Rare osprey chicks in Kielder are part of 'a heart-warming success story'
and live on Freeview channel 276
In 2009, the magnificent bird returned to Kielder Forest as a breeding species for first time in at least 200 years.
Since then, they have gone from strength-to-strength, and this year eight chicks will be fitted with harmless identification rings that keep tabs on their progress and shows they were born in England and Wales.
This tag can be read by people using cameras and spotting scopes meaning they can be tracked through their lives.
Joanna Dailey, osprey co-ordinator with Forestry England, explained: “This year has seen a changing of the guard with two of the older and most productive males absent, most probably dying of old age, or accident. One in particular called YA produced an astonishing 26 chicks in his life.
"The good news is that his first grandson – called Elsin and just two years old – has been spotted nearby and looks well placed to continue the family tradition.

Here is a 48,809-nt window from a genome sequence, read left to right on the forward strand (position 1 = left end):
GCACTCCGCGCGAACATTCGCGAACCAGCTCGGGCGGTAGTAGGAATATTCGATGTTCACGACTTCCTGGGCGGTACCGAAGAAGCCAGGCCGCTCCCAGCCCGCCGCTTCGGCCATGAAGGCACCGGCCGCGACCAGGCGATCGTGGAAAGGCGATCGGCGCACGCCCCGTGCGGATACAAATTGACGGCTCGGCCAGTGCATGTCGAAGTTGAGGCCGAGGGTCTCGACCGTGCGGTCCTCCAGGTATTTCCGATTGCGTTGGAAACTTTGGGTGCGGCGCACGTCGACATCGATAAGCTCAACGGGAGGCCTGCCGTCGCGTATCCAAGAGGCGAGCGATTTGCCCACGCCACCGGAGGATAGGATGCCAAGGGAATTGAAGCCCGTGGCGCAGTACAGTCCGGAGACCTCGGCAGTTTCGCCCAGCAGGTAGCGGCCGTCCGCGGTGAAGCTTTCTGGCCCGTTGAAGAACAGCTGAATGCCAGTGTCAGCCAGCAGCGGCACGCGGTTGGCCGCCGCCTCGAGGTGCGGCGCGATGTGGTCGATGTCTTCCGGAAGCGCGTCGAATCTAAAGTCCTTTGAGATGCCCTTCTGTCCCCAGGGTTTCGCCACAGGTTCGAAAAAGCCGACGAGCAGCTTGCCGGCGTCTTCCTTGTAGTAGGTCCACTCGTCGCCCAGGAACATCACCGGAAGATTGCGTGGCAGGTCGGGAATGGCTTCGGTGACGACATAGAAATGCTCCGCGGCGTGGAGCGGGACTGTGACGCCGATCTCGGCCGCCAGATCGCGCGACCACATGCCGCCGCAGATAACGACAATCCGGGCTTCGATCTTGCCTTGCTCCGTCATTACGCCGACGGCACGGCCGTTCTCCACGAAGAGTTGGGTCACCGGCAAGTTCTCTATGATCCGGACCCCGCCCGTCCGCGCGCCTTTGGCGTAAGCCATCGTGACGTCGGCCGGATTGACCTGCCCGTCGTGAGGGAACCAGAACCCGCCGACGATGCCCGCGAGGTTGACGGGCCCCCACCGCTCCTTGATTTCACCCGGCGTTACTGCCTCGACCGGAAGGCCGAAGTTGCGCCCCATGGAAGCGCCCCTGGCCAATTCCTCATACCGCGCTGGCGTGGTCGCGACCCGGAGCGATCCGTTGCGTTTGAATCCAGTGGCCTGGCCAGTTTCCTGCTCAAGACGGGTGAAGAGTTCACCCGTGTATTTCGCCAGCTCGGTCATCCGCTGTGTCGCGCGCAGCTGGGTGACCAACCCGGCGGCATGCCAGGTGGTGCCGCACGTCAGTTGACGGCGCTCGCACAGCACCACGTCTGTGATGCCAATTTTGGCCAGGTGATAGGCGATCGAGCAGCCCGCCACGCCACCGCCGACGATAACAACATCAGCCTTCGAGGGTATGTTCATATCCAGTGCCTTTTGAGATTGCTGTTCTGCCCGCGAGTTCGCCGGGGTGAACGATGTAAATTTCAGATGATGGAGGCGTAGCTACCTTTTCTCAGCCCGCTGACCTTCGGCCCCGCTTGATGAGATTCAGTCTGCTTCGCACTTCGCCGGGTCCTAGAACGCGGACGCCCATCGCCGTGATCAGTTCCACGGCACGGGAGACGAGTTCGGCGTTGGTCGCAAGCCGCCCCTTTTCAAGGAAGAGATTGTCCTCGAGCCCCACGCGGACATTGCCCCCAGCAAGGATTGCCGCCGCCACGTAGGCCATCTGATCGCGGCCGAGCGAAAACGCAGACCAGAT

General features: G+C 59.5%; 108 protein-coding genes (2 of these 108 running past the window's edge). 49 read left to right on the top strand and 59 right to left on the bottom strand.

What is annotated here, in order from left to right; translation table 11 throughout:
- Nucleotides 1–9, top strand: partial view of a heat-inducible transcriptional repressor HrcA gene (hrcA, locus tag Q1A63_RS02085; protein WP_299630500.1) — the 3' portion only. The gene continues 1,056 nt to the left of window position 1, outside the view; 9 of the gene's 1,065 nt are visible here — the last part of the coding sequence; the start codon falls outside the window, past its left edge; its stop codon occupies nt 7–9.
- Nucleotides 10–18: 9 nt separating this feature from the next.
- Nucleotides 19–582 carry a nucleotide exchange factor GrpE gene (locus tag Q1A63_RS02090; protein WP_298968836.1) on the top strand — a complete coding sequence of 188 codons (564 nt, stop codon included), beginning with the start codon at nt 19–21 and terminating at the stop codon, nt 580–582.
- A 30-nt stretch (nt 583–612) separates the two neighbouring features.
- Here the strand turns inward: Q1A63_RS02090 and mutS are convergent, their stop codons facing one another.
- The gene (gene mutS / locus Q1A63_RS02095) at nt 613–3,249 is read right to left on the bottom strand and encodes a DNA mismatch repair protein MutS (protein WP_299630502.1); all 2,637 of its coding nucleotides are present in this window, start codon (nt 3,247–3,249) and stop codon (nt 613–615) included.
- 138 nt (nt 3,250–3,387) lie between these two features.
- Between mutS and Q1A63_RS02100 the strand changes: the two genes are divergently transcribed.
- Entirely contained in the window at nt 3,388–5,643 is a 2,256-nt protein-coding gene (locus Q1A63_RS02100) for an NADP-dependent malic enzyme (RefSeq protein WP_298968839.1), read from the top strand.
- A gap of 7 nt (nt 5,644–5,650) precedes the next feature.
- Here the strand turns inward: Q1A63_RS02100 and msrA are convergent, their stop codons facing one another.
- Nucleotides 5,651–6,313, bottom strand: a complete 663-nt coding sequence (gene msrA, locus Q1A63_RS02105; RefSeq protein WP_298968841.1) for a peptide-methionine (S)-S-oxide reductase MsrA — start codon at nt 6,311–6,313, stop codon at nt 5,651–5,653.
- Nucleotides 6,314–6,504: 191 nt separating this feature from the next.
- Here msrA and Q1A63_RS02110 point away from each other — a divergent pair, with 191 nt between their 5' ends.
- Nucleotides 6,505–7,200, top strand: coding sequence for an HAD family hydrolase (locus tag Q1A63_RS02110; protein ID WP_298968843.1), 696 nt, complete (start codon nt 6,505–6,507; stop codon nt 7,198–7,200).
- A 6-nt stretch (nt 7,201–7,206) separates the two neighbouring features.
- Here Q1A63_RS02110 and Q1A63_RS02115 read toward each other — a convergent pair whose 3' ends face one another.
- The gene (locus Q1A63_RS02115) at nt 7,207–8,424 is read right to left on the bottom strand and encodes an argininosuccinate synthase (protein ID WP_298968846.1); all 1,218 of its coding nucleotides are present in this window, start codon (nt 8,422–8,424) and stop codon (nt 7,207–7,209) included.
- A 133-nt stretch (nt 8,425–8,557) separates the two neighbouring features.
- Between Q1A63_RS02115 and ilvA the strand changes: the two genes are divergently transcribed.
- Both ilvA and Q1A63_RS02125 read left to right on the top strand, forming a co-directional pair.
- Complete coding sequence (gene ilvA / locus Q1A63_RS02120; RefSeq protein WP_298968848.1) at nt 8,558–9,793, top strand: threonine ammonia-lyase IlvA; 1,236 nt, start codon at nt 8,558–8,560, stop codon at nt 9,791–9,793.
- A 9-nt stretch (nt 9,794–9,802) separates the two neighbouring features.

"In total eight nests in the 63,000 acre forest were occupied this year and five of them produced healthy off-spring.”
Forestry England tree climbers and experts visited Nest 2 on Thursday where the excellent parents have raised three chicks. Mum has now had eight chicks in just three years with two mates, and her current partner has been an attentive father, keen to help incubate eggs as well as bringing back at least two fish daily for hungry mouths.
Climbers lowered them to the ground where they were fitted and weighed, then returned to the nest unharmed.
Tom Dearnley, Forestry England ecologist, added: “The sheer scale of Kielder creates an excellent environment for rare and protected species to recover.
"We’ve always stressed that the success of the ospreys is good news for the wider Borders and northern England. Some of the birds will spread out and increase the likelihood this iconic species will colonise and breed elsewhere.
"Ospreys arrived here under their own steam, in part attracted by artificial nests erected around the forest and a reservoir well stocked with fish. What’s happened since has been a heart-warming success story.”
The Kielder Osprey Project is a partnership between Forestry England, Northumbrian Water, Northumberland Wildlife Trust and Wild Intrigue.
A livestream of the nest is on YouTube.